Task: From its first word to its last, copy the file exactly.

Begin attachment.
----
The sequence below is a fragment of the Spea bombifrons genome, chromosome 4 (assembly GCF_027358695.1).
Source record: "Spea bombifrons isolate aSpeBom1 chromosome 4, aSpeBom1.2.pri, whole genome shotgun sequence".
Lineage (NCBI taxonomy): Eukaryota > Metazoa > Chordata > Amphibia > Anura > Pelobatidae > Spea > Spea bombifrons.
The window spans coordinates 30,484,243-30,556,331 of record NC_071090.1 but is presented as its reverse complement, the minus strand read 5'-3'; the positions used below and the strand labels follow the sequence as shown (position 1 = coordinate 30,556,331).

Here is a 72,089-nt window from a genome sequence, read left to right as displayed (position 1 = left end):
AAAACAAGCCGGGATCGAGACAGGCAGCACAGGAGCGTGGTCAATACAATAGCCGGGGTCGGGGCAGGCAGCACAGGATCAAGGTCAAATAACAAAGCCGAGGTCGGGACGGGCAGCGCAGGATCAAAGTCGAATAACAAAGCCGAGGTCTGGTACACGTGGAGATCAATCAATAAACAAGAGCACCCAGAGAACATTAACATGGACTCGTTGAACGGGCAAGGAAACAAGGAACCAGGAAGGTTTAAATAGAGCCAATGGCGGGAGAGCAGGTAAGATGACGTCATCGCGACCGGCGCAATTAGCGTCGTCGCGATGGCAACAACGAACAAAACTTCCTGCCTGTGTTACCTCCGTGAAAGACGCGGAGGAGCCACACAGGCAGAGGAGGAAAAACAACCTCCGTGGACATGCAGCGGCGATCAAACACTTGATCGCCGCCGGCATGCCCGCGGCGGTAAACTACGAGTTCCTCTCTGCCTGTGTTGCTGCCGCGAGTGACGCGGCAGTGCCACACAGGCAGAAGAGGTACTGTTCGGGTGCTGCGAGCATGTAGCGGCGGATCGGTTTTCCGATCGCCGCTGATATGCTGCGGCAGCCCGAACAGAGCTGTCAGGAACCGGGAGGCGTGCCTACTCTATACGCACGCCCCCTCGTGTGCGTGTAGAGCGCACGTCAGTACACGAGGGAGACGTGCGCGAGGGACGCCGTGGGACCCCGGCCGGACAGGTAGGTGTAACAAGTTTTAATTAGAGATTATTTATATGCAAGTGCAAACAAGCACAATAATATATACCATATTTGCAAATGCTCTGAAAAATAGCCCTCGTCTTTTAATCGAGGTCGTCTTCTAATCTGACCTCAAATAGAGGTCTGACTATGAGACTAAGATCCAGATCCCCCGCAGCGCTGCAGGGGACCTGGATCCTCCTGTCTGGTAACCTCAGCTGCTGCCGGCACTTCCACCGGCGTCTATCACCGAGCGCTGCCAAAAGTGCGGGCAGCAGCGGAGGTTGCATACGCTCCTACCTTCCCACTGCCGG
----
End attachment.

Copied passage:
The sequence below is a fragment of the Spea bombifrons genome, chromosome 4 (assembly GCF_027358695.1).
Source record: "Spea bombifrons isolate aSpeBom1 chromosome 4, aSpeBom1.2.pri, whole genome shotgun sequence".
Lineage (NCBI taxonomy): Eukaryota > Metazoa > Chordata > Amphibia > Anura > Pelobatidae > Spea > Spea bombifrons.
The window spans coordinates 30,484,243-30,556,331 of record NC_071090.1 but is presented as its reverse complement, the minus strand read 5'-3'; the positions used below and the strand labels follow the sequence as shown (position 1 = coordinate 30,556,331).

Here is a 72,089-nt window from a genome sequence, read left to right as displayed (position 1 = left end):
AAAACAAGCCGGGATCGAGACAGGCAGCACAGGAGCGTGGTCAATACAATAGCCGGGGTCGGGGCAGGCAGCACAGGATCAAGGTCAAATAACAAAGCCGAGGTCGGGACGGGCAGCGCAGGATCAAAGTCGAATAACAAAGCCGAGGTCTGGTACACGTGGAGATCAATCAATAAACAAGAGCACCCAGAGAACATTAACATGGACTCGTTGAACGGGCAAGGAAACAAGGAACCAGGAAGGTTTAAATAGAGCCAATGGCGGGAGAGCAGGTAAGATGACGTCATCGCGACCGGCGCAATTAGCGTCGTCGCGATGGCAACAACGAACAAAACTTCCTGCCTGTGTTACCTCCGTGAAAGACGCGGAGGAGCCACACAGGCAGAGGAGGAAAAACAACCTCCGTGGACATGCAGCGGCGATCAAACACTTGATCGCCGCCGGCATGCCCGCGGCGGTAAACTACGAGTTCCTCTCTGCCTGTGTTGCTGCCGCGAGTGACGCGGCAGTGCCACACAGGCAGAAGAGGTACTGTTCGGGTGCTGCGAGCATGTAGCGGCGGATCGGTTTTCCGATCGCCGCTGATATGCTGCGGCAGCCCGAACAGAGCTGTCAGGAACCGGGAGGCGTGCCTACTCTATACGCACGCCCCCTCGTGTGCGTGTAGAGCGCACGTCAGTACACGAGGGAGACGTGCGCGAGGGACGCCGTGGGACCCCGGCCGGACAGGTAGGTGTAACAAGTTTTAATTAGAGATTATTTATATGCAAGTGCAAACAAGCACAATAATATATACCATATTTGCAAATGCTCTGAAAAATAGCCCTCGTCTTTTAATCGAGGTCGTCTTCTAATCTGACCTCAAATAGAGGTCTGACTATGAGACTAAGATCCAGATCCCCCGCAGCGCTGCAGGGGACCTGGATCCTCCTGTCTGGTAACCTCAGCTGCTGCCGGCACTTCCACCGGCGTCTATCACCGAGCGCTGCCAAAAGTGCGGGCAGCAGCGGAGGTTGCATACGCTCCTACCTTCCCACTGCCGG